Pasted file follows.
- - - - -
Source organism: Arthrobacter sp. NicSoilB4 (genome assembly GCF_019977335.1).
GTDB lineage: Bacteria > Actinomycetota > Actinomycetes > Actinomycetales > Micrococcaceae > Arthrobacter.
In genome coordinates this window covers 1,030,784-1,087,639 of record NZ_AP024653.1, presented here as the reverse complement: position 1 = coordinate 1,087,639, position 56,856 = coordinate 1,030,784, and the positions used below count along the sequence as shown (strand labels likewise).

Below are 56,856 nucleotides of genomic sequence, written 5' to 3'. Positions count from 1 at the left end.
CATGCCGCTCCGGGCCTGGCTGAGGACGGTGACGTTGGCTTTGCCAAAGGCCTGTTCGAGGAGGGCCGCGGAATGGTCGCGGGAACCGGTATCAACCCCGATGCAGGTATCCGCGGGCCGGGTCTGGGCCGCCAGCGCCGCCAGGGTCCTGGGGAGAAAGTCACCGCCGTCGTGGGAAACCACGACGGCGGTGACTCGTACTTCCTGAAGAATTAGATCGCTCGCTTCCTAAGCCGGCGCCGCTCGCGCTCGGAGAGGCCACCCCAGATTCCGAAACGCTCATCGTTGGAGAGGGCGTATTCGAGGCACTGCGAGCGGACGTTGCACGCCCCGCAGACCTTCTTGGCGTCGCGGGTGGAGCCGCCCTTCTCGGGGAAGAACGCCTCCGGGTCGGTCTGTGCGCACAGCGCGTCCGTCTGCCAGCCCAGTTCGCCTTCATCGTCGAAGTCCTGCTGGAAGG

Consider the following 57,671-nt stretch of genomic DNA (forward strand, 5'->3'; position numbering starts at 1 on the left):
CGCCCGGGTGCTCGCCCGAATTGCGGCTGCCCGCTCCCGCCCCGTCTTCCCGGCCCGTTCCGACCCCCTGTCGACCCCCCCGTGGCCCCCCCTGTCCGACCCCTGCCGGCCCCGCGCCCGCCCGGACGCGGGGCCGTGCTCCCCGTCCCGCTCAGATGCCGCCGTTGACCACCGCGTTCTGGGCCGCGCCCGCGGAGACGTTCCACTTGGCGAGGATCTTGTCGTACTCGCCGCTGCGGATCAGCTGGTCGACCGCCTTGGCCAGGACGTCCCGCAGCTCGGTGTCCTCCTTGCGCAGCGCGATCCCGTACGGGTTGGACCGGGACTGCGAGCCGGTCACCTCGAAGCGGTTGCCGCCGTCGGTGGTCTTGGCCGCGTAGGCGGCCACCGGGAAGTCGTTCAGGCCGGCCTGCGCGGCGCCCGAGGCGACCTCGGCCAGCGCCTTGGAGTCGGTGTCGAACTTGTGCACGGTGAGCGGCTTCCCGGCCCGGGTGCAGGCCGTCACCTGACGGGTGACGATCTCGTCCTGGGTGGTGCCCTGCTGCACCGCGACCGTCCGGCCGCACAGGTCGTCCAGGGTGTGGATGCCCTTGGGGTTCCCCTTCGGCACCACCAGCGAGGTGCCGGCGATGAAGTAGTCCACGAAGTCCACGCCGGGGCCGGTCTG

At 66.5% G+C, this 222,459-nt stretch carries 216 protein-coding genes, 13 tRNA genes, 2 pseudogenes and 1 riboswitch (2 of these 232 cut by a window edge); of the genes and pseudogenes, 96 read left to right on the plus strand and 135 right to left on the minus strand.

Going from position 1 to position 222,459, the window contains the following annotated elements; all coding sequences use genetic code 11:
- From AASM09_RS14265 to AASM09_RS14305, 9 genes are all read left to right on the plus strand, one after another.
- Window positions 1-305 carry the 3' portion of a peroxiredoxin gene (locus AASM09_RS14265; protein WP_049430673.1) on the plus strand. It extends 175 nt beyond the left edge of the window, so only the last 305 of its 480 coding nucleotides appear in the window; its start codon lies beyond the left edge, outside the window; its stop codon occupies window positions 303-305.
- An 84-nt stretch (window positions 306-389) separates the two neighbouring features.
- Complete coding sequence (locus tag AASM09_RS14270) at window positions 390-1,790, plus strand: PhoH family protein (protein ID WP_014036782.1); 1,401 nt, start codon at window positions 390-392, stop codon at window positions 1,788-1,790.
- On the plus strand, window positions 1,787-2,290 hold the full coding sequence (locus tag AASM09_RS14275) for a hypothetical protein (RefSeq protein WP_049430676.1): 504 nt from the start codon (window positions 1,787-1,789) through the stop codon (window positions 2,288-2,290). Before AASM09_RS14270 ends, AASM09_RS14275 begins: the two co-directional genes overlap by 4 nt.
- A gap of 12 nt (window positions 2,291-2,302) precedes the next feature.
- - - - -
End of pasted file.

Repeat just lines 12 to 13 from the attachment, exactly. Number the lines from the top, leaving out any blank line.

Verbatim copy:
- An 84-nt stretch (window positions 306-389) separates the two neighbouring features.
- Complete coding sequence (locus tag AASM09_RS14270) at window positions 390-1,790, plus strand: PhoH family protein (protein ID WP_014036782.1); 1,401 nt, start codon at window positions 390-392, stop codon at window positions 1,788-1,790.